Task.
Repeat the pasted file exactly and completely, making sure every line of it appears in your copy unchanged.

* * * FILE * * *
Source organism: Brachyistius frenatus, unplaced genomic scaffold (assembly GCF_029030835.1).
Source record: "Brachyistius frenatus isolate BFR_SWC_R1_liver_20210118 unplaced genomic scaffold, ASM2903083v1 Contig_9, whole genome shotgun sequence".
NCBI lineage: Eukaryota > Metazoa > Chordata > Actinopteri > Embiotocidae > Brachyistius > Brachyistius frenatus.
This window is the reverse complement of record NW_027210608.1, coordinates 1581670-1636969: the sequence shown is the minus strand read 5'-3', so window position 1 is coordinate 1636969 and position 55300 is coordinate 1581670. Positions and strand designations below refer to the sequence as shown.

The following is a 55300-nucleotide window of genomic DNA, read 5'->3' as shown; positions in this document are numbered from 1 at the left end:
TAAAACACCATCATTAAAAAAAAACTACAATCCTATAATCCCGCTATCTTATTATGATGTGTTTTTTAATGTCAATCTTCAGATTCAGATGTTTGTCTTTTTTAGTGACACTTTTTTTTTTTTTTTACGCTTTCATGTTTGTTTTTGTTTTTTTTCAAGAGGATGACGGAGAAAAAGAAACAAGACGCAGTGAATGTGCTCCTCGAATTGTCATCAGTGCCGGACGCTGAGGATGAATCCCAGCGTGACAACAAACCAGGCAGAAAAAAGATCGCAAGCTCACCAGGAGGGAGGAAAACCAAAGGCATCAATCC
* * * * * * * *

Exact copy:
Source organism: Brachyistius frenatus, unplaced genomic scaffold (assembly GCF_029030835.1).
Source record: "Brachyistius frenatus isolate BFR_SWC_R1_liver_20210118 unplaced genomic scaffold, ASM2903083v1 Contig_9, whole genome shotgun sequence".
NCBI lineage: Eukaryota > Metazoa > Chordata > Actinopteri > Embiotocidae > Brachyistius > Brachyistius frenatus.
This window is the reverse complement of record NW_027210608.1, coordinates 1581670-1636969: the sequence shown is the minus strand read 5'-3', so window position 1 is coordinate 1636969 and position 55300 is coordinate 1581670. Positions and strand designations below refer to the sequence as shown.

The following is a 55300-nucleotide window of genomic DNA, read 5'->3' as shown; positions in this document are numbered from 1 at the left end:
TAAAACACCATCATTAAAAAAAAACTACAATCCTATAATCCCGCTATCTTATTATGATGTGTTTTTTAATGTCAATCTTCAGATTCAGATGTTTGTCTTTTTTAGTGACACTTTTTTTTTTTTTTTACGCTTTCATGTTTGTTTTTGTTTTTTTTCAAGAGGATGACGGAGAAAAAGAAACAAGACGCAGTGAATGTGCTCCTCGAATTGTCATCAGTGCCGGACGCTGAGGATGAATCCCAGCGTGACAACAAACCAGGCAGAAAAAAGATCGCAAGCTCACCAGGAGGGAGGAAAACCAAAGGCATCAATCC